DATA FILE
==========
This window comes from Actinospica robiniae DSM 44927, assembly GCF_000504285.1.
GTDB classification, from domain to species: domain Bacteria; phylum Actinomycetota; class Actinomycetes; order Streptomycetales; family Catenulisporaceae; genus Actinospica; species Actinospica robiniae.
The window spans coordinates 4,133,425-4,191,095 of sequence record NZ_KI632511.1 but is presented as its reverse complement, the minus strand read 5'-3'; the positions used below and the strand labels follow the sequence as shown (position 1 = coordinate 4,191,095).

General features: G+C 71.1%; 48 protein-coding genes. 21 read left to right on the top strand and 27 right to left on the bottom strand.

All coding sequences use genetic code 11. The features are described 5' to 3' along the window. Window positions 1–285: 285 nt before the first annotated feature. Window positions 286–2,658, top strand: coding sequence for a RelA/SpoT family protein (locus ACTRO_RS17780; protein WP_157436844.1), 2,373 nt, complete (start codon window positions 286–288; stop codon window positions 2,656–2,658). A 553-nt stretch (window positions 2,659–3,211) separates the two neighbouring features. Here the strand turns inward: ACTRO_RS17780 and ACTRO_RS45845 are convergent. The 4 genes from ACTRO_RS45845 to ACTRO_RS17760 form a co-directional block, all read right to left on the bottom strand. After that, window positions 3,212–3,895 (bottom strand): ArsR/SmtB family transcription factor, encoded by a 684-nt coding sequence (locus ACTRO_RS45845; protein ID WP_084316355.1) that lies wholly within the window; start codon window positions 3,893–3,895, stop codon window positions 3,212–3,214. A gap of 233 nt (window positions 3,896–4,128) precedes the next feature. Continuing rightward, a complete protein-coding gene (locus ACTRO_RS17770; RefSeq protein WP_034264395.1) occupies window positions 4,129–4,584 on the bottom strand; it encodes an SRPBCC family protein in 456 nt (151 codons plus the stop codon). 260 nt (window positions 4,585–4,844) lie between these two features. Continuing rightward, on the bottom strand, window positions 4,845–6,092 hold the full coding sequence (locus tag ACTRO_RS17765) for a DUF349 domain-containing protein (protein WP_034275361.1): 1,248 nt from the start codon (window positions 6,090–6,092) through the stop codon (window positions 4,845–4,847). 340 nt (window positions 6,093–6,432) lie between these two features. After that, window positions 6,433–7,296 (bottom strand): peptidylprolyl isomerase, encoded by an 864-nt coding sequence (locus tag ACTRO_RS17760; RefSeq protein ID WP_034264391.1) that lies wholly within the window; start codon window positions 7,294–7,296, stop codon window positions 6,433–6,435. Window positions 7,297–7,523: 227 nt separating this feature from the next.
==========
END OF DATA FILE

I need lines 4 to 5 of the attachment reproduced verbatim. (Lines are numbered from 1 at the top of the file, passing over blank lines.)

General features: G+C 71.1%; 48 protein-coding genes. 21 read left to right on the top strand and 27 right to left on the bottom strand.

All coding sequences use genetic code 11. The features are described 5' to 3' along the window. Window positions 1–285: 285 nt before the first annotated feature. Window positions 286–2,658, top strand: coding sequence for a RelA/SpoT family protein (locus ACTRO_RS17780; protein WP_157436844.1), 2,373 nt, complete (start codon window positions 286–288; stop codon window positions 2,656–2,658). A 553-nt stretch (window positions 2,659–3,211) separates the two neighbouring features. Here the strand turns inward: ACTRO_RS17780 and ACTRO_RS45845 are convergent. The 4 genes from ACTRO_RS45845 to ACTRO_RS17760 form a co-directional block, all read right to left on the bottom strand. After that, window positions 3,212–3,895 (bottom strand): ArsR/SmtB family transcription factor, encoded by a 684-nt coding sequence (locus ACTRO_RS45845; protein ID WP_084316355.1) that lies wholly within the window; start codon window positions 3,893–3,895, stop codon window positions 3,212–3,214. A gap of 233 nt (window positions 3,896–4,128) precedes the next feature. Continuing rightward, a complete protein-coding gene (locus ACTRO_RS17770; RefSeq protein WP_034264395.1) occupies window positions 4,129–4,584 on the bottom strand; it encodes an SRPBCC family protein in 456 nt (151 codons plus the stop codon). 260 nt (window positions 4,585–4,844) lie between these two features. Continuing rightward, on the bottom strand, window positions 4,845–6,092 hold the full coding sequence (locus tag ACTRO_RS17765) for a DUF349 domain-containing protein (protein WP_034275361.1): 1,248 nt from the start codon (window positions 6,090–6,092) through the stop codon (window positions 4,845–4,847). 340 nt (window positions 6,093–6,432) lie between these two features. After that, window positions 6,433–7,296 (bottom strand): peptidylprolyl isomerase, encoded by an 864-nt coding sequence (locus tag ACTRO_RS17760; RefSeq protein ID WP_034264391.1) that lies wholly within the window; start codon window positions 7,294–7,296, stop codon window positions 6,433–6,435. Window positions 7,297–7,523: 227 nt separating this feature from the next.